Young woman with dark skin, smiles by palm tree on beach, large body of water behind her

Afro-Caribbean Childhood Grounds Teaching Dream

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By Samiya Mcmiller

Felicita Arzu Carmichael’s journey began in the country of Belize and continues in the United States of America. She reminisces the glorious summers of her childhood, remembering the mangos being her favorite post-dinner snack.

Arzu Carmichael is an assistant professor in the Department of Writing and Rhetoric at Oakland University. She spends mornings at her computer grading assignments and her nights bonding with her family.

SM: Where did your journey begin? 

Arzu Carmichael: My journey began in Belize, a small and beautiful country in Central America and the Caribbean. My professional journey started early in high school. More specifically, when I was in high school, I had a bright and fun-loving English teacher, who made class exciting! It was in my early high school years that I knew I wanted to be a teacher, where I could challenge young minds to engage with important social issues, in hopes of effecting positive changes. 

This journey continues at Oakland University, where I work as an Assistant Professor in the Department of Writing and Rhetoric. My teaching and research interests meet at the intersection of social justice, inclusion, composition pedagogy, and online writing instruction.

Belize flag by palm trees, large body of water, sail boat in the background
Felicita Arzu Carmichael captures the flag of Belize in her hometown in March 2013. Photo credit: Felicita Arzu Carmichael

SM: Describe the place where you grew up. What was your life like there? 

Arzu Carmichael: I grew up in Orange Walk, a predominantly Hispanic town in northern Belize. Orange Walk has a population of just over 13,000 people, and I lived there for all of my childhood and most of my adulthood. My mother was born and raised in Dangriga though, a town in southern Belize. As a child, I spent many summers in Dangriga, a town also known as the “culture capital” of Belize because it is home to the Garinagu people. The Garinagu are descendants of Arawak Indians and Afro-Caribbean people, and they speak a language called “Garifuna,” which is an Arawakan language. My family and I identify as Garinagu people, so although I was born and raised in Orange Walk, my roots are embedded in Dangriga because of my culture. 

My life growing up in Belize was blissful! I have a very close-knit family. Growing up, my days consisted of me riding my bike to and from school. In the evenings, my dad would climb the coconut tree to pull coconuts, and my siblings and I would enjoy fresh coconut water with our meals. After dinner (called tea in Belize), my family and I would relax in our hammocks, which were tied to mango trees in our backyard. My father loves to plant, so we always enjoyed fresh fruits such as oranges, grapefruits, mangoes, plums, all grown in our backyard.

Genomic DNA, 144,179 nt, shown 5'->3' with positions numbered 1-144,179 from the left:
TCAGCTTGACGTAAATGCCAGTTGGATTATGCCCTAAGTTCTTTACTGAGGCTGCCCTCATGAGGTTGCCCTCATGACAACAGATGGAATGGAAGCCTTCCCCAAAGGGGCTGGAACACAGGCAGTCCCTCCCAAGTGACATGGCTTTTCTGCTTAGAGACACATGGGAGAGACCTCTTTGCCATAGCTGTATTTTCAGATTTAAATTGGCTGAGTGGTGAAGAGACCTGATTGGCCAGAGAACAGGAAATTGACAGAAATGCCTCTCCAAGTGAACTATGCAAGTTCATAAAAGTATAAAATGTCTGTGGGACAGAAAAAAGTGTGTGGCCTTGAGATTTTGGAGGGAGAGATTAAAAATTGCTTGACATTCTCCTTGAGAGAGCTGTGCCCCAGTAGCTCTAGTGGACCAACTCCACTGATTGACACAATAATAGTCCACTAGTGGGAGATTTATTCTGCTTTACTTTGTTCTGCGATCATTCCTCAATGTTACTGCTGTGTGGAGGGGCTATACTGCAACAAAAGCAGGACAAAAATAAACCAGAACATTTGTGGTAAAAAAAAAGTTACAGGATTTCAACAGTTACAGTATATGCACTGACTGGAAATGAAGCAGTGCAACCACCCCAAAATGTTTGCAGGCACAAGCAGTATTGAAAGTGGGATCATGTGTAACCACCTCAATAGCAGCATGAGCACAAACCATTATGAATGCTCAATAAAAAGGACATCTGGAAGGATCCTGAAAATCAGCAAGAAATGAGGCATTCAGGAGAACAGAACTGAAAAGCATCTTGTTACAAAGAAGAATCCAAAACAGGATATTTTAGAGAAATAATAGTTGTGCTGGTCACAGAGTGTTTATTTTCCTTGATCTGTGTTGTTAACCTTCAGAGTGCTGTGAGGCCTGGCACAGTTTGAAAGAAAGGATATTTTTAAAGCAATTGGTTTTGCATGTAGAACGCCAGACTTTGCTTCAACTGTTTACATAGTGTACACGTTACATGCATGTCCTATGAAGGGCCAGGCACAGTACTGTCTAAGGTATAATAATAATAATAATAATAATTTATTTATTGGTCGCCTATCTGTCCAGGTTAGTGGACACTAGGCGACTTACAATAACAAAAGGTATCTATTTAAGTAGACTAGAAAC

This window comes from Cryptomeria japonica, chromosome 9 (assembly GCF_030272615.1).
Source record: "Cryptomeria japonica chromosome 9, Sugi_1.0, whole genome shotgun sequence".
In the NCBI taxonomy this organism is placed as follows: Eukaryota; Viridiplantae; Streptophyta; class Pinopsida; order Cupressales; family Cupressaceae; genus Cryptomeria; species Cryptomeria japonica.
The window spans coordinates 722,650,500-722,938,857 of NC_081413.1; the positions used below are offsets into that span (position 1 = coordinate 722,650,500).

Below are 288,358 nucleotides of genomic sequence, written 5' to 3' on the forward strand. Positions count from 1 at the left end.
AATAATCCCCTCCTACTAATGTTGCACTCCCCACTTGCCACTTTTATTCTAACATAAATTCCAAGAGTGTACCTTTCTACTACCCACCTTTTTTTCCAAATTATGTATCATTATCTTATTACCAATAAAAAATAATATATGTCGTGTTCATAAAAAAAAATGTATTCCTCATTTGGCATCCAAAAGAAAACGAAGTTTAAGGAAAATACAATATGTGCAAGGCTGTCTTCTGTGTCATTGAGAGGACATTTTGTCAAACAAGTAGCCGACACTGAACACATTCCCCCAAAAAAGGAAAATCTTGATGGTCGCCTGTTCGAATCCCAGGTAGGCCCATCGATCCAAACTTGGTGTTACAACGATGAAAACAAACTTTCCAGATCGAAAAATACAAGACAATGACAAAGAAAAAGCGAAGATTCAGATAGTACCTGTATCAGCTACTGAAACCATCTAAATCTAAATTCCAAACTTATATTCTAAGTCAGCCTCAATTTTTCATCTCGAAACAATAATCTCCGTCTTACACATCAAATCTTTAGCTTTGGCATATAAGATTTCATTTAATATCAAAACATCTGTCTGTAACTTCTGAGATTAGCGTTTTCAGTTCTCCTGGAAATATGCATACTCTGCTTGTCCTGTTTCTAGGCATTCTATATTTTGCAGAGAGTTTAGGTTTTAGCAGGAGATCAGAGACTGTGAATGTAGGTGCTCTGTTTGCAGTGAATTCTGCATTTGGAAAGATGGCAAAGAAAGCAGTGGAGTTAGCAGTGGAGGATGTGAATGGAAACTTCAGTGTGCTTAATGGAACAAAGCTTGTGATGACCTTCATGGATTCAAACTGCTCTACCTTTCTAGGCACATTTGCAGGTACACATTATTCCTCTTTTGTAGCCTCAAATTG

SM: Why did you leave? Where did you go? 

Arzu Carmichael: In pursuing my lifelong goal of becoming an educator, my first full-time job in Belize was that of an English teacher. For three years, I taught college composition courses at Muffles Junior College (MJC), a two-year college in Belize and the only college in my town. My institution had an exchange program with New Mexico State University (NMSU) in Las Cruces, New Mexico. This meant that students from NMSU would travel to Orange Walk, Belize for teaching practice, and MJC would place them at schools and house them during their stay. Our MJC teachers would then have the opportunity to pursue tuition-free graduate studies at NMSU. This exchange program allowed me to pursue a Master of Arts degree in English Studies for Teachers. While pursuing my master’s degree at NMSU, I was introduced to the concept of “rhetoric” and my interest in the study of language was heightened! I decided to apply to NMSU’s doctoral program in Rhetoric and Professional Communication. 

SM: How did you feel when you left Belize? 

Arzu Carmichael: Change is such a natural process of our lives, but it can still be terrifying. When I left Belize, I was excited about the possibilities of obtaining a graduate degree and experiencing life in a new place. However, I was also worried about being away from the only home I’ve ever known and away from my family and close friends. 

SM: Describe how your life is different where you live now. 

Arzu Carmichael: Today I am an Assistant Professor. I also have a wonderful partner and three energetic children. My family and I live in Michigan, which is a stark difference from the desert of New Mexico and the tropics of Belize. I have learned so much more about myself over the past years though. The process of pursuing graduate studies, raising a family, and becoming faculty have challenged me in meaningful ways.

SM: Are you happy about your journey?  

Arzu Carmichael: Very. I believe that I am where I am supposed to be and that every choice, I have made in the past was on purpose to get me to the point I am today. This is not to suggest that every aspect of my life has been positive or without difficulty. I have endured some challenging times throughout my journey. However, those experiences taught me important lessons that I needed to learn in order to progress.

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